Until recently, the lighting scheme in a newly built house was something of an afterthought. Aside from installing recessed cans in the kitchen ceiling, vanity lighting above the bathroom sink, a pendant over the dining room table and plenty of wall outlets throughout the house, builders have long left the details of lighting their homes to buyers to figure out after they move in.
That’s in large part because the role of residential lighting itself has largely been singular. For nearly a century, electric lighting in homes revolved around the incandescent light source and its ability to illuminate space at a pre-set color temperature — typically a soft, warm glow. The passage of the Energy Independence and Security Act of 2007 triggered the first real shake-up around that notion, effectively phasing out common household incandescent lamps and providing a stricter energy-efficiency mandate for new light sources.
This left the market in need of an alternative. CFLs, an outcome of the energy crunch resulting from the 1973 oil crisis, were first in line. However, claims of lengthy warm-up times and inconsistent light quality held them back while research investment in LEDs — light emitting diodes — spurred an eventual takeover.
“CFLs were simply a Band-Aid solution until LED lighting became affordable,” said Jim Ramsey, director of purchasing for Crofton, MD-based Caruso Homes.
Now, LEDs are beginning to prove themselves on functionality, versatility and efficiency in cost and performance as lamps and as part of integrated fixtures. And, slowly but surely, builders are beginning to see the light.
Understanding the technology
In terms of energy efficiency, LED is the leader among light sources. While a 60 watt incandescent lamp produces 13 to 14 lumens per watt, a comparable CFL produces 55 to 70 lumens per watt and an LED version delivers 60 to 100 lumens per watt, according to the U.S. Environmental Protection Agency.
LEDs also enjoy longer life spans than other light sources and they offer a smaller form factor, which means slimmer fixtures and more opportunities to integrate lighting in furniture and other finishes. While LED-based products can cost more up front than incandescent alternatives, a longer life generally means fewer replacement costs. According to the U.S. Department of Energy, residential LED lamps can last 25 times longer than their incandescent counterparts.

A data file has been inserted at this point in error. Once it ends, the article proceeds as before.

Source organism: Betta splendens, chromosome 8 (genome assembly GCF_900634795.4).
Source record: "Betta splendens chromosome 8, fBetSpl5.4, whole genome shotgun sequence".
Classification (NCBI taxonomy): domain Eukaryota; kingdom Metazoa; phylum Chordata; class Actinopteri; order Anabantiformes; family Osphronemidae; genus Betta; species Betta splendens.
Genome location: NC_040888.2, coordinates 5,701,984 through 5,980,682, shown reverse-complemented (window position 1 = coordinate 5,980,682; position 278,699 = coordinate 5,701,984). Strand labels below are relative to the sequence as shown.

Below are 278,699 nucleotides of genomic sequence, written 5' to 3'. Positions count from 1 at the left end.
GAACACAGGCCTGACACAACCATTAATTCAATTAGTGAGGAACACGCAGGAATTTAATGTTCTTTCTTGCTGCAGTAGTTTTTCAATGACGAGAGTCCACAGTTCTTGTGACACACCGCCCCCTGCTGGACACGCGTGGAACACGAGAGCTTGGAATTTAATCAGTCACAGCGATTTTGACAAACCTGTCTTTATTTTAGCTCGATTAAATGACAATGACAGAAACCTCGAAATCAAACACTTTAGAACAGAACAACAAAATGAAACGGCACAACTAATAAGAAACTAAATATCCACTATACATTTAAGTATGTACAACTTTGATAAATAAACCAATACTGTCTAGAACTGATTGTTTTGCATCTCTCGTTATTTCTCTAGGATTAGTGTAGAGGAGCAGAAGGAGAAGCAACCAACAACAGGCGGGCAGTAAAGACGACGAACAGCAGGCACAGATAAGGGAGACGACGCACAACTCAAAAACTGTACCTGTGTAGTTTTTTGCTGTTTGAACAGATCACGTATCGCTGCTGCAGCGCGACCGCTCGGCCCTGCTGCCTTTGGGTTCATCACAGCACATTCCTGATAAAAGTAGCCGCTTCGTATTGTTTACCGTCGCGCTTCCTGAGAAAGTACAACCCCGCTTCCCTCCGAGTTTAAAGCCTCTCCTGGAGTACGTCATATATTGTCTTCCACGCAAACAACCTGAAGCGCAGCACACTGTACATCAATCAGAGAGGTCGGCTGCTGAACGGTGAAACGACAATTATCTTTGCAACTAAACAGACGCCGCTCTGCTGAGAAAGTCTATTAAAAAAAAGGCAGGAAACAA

“CFLs were simply a Band-Aid solution until LED lighting became affordable."
Director of purchasing, Caruso Homes
LEDs have other advantages as well: Incandescents and CFLs burn hot to the touch, while LEDs do not. CFL lamps contain a small amount of mercury, which can be released when broken. The EPA’s protocol for cleaning up after a broken CFL includes having people and pets leave the room and turning off whole-house forced-air heating and cooling systems. LED light sources require much less vigilance for safeguarding health in general illumination applications. They create light when electricity is passed through a semiconductor in a process called electroluminescence — no filament to burn out, no known toxins to contain.
While first-generation LEDs were expensive and gained notoriety for poor performance, new iterations are already meeting some of the nation’s strictest specifications, including the voluntary California Quality LED Lamp Specification issued by the California Energy Commission that sets performance standards for LEDs such as color temperature, color rendering and dimming as well as power-factor and electrical safety requirements. The standard intends to promote LED products that offer better performance as compared to current mandates, preparing the market for even stricter regulations to come.
Getting builder buy-in
Builders who are embracing LEDs say they have noticed fewer customer complaints about the lighting in their homes. “LED lighting is simply a better end-user experience,” said Caruso’s Ramsey, who added that once the LED candelabra lamps match the decorative look of incandescent versions, the company’s projects will be 100% LED. Cost was the primary factor in the company's conversion to LEDs. “We monitored the price of LED bulbs for many years and [it] has dropped dramatically,” he said.